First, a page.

Chapter 1 Summary

A tall man and his son stand on the rickety porch of their cabin this cold October; the boy rubs his hand on the top of his coon dog’s head. His father got Sounder as a pup many years ago; the dog is about the same age as the boy. Three small children peek out of the door and want to pet Sounder, but it is too cold outside. The boy is proud to be older. Their cabin is one of many Negro sharecroppers’ cabins scattered on the white man’s plantation. Sometimes the boy and his parents attend church, and the boy tries to attend school but it is too far and too cold for him to walk in the bitter weather between harvest and planting times. Since he is not in school, the boy gets to hunt with Sounder.

The dog is aptly named, for his baying is louder and more distinct than any other dog in the county. His bark “fills up the night and makes music as though the branches of all the trees are being pulled across silver strings.” Sounder is a rather ugly mix between a Georgia redbone hound and a bulldog, but he is a magnificent hunter. During the winter, when no other money is coming in for this poor family, the money from animal hides is welcome.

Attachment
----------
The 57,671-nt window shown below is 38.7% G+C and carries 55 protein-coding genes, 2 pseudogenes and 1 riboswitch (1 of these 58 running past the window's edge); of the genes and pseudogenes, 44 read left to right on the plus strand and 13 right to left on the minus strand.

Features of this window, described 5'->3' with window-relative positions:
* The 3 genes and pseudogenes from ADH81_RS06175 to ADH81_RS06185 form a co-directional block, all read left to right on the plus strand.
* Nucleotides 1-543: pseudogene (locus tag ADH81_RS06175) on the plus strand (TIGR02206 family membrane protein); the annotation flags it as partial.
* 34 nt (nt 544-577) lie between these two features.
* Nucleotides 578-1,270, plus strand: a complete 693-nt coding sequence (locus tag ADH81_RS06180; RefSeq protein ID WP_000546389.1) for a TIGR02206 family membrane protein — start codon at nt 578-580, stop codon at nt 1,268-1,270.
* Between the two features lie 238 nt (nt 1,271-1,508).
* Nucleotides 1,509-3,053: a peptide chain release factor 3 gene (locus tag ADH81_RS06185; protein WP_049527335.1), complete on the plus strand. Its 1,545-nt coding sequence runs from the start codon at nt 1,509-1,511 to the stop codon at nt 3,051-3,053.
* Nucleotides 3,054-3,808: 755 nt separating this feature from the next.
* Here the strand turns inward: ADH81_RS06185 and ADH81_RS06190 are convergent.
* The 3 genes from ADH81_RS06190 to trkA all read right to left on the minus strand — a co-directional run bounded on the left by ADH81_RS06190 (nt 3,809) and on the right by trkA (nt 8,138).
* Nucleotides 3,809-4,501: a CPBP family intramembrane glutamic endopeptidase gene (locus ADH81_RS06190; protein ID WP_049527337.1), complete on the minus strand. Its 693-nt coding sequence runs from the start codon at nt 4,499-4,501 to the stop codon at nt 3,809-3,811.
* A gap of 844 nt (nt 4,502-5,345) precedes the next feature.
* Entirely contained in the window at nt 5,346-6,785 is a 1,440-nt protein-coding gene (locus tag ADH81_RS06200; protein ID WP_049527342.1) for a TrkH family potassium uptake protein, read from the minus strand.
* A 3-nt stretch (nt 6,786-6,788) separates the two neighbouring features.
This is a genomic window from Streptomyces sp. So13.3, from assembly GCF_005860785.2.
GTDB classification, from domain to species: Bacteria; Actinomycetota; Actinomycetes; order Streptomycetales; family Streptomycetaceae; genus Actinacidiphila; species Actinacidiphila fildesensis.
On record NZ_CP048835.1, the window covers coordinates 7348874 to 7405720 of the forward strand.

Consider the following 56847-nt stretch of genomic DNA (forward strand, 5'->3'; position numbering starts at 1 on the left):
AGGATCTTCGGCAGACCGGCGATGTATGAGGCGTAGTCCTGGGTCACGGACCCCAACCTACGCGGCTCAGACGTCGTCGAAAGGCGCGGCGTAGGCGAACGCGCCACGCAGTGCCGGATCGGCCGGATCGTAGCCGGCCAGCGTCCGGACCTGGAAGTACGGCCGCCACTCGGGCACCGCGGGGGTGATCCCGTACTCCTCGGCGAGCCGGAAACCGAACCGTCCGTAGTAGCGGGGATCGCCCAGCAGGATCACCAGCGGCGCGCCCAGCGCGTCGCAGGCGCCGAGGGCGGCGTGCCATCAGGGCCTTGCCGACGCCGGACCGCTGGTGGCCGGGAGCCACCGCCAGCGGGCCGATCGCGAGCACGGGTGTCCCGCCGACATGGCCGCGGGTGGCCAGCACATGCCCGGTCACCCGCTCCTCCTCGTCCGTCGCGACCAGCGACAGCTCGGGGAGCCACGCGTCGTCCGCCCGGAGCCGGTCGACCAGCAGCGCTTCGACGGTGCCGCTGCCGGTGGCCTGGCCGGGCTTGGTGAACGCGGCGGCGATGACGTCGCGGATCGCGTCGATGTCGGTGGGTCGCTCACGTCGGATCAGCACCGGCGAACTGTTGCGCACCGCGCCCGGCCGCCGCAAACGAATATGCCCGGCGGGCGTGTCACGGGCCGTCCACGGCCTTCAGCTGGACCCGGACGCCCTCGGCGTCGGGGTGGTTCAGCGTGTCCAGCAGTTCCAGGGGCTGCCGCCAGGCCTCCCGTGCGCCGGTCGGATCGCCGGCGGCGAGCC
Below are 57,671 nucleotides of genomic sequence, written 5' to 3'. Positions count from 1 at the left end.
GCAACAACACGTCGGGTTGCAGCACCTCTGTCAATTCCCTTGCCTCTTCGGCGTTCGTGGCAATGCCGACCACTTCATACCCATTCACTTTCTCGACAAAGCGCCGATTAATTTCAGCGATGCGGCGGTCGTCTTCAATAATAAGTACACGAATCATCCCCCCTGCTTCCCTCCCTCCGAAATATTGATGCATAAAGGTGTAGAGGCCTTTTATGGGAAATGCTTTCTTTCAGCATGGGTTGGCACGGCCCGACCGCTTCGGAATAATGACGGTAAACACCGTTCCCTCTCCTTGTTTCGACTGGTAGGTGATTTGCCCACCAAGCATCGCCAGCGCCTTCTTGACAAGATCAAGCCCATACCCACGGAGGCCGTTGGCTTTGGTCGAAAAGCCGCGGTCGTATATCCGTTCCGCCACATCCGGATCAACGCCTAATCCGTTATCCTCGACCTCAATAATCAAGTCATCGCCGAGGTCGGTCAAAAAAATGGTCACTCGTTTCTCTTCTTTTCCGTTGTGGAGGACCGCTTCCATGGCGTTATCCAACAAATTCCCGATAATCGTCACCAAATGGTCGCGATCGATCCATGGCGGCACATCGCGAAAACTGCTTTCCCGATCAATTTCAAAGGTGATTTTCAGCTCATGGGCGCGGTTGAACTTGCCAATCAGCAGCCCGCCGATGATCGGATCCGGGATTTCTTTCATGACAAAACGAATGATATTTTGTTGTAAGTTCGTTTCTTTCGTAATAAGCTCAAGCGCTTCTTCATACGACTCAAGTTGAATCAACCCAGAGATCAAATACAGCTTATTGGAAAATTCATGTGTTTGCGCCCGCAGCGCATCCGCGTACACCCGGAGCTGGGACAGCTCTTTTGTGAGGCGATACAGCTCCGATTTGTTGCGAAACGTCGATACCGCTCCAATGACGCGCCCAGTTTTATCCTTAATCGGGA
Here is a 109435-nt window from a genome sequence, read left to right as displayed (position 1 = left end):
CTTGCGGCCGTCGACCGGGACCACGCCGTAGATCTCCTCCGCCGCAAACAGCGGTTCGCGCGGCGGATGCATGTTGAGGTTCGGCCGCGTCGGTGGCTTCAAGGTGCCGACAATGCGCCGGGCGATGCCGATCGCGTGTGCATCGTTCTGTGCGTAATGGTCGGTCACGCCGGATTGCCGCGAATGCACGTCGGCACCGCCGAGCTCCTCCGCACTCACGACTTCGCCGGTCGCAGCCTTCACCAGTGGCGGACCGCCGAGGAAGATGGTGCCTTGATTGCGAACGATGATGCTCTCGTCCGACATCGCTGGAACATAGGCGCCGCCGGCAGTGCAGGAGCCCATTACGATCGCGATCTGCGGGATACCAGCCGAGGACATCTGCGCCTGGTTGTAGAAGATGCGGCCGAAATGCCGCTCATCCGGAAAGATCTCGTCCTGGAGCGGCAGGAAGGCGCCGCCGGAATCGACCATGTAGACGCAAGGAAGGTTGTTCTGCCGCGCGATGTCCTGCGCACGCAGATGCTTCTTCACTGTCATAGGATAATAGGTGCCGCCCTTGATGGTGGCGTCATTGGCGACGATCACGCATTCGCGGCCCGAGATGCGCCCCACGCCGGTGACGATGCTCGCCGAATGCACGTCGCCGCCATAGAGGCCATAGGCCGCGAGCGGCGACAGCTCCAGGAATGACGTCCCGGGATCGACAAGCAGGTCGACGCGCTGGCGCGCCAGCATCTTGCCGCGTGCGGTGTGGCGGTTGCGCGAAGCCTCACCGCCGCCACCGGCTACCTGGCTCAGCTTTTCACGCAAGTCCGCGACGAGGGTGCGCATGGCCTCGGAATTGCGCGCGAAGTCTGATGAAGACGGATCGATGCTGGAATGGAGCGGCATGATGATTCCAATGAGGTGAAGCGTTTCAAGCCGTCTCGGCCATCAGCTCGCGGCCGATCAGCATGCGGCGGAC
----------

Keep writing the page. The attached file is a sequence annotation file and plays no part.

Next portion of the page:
Tonight father promises to take the boy hunting if it is not windy. Inside, mother cooks a sparse dinner, for the hunting has not been good so far this year. Later, father leaves without Sounder or his son while the boy helps his mother shell walnuts while she tells him wonderful stories from the Bible. The boy finally sleeps, wondering where his father has gone. Everything outside looks the same in the morning except for the frost on the ground. It is cold and the boy warms himself a bit at the stove where he discovers pork sausages cooking in a skillet and a ham simmering in another pot. Pork sausage is usually only for Christmas, and the boy has only even smelled ham twice before in his life.

Mother is humming, something she does when she is worried. The boy and the other...

(The entire section is 501 words.)